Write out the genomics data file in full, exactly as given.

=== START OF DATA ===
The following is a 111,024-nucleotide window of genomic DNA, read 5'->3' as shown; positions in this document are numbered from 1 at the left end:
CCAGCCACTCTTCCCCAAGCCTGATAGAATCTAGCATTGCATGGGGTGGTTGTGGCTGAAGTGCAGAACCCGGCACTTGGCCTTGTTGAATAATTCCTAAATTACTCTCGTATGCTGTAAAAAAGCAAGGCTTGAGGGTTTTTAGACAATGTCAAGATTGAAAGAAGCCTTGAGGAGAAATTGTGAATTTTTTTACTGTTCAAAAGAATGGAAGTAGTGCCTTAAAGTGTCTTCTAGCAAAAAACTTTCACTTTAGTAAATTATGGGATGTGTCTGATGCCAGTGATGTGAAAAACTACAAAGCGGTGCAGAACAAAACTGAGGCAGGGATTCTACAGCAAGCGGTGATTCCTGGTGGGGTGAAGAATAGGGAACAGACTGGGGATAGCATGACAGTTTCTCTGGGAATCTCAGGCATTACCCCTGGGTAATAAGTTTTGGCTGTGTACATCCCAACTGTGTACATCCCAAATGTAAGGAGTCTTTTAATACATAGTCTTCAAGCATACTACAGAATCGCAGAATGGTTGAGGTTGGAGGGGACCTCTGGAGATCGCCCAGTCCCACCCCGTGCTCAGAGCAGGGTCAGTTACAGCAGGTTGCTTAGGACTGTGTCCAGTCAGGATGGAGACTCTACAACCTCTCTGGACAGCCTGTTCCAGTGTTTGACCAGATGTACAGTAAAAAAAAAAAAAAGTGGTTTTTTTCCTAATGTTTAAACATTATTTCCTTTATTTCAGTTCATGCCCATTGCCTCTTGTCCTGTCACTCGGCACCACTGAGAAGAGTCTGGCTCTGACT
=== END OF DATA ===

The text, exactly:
The following is a 111,024-nucleotide window of genomic DNA, read 5'->3' as shown; positions in this document are numbered from 1 at the left end:
CCAGCCACTCTTCCCCAAGCCTGATAGAATCTAGCATTGCATGGGGTGGTTGTGGCTGAAGTGCAGAACCCGGCACTTGGCCTTGTTGAATAATTCCTAAATTACTCTCGTATGCTGTAAAAAAGCAAGGCTTGAGGGTTTTTAGACAATGTCAAGATTGAAAGAAGCCTTGAGGAGAAATTGTGAATTTTTTTACTGTTCAAAAGAATGGAAGTAGTGCCTTAAAGTGTCTTCTAGCAAAAAACTTTCACTTTAGTAAATTATGGGATGTGTCTGATGCCAGTGATGTGAAAAACTACAAAGCGGTGCAGAACAAAACTGAGGCAGGGATTCTACAGCAAGCGGTGATTCCTGGTGGGGTGAAGAATAGGGAACAGACTGGGGATAGCATGACAGTTTCTCTGGGAATCTCAGGCATTACCCCTGGGTAATAAGTTTTGGCTGTGTACATCCCAACTGTGTACATCCCAAATGTAAGGAGTCTTTTAATACATAGTCTTCAAGCATACTACAGAATCGCAGAATGGTTGAGGTTGGAGGGGACCTCTGGAGATCGCCCAGTCCCACCCCGTGCTCAGAGCAGGGTCAGTTACAGCAGGTTGCTTAGGACTGTGTCCAGTCAGGATGGAGACTCTACAACCTCTCTGGACAGCCTGTTCCAGTGTTTGACCAGATGTACAGTAAAAAAAAAAAAAAGTGGTTTTTTTCCTAATGTTTAAACATTATTTCCTTTATTTCAGTTCATGCCCATTGCCTCTTGTCCTGTCACTCGGCACCACTGAGAAGAGTCTGGCTCTGACT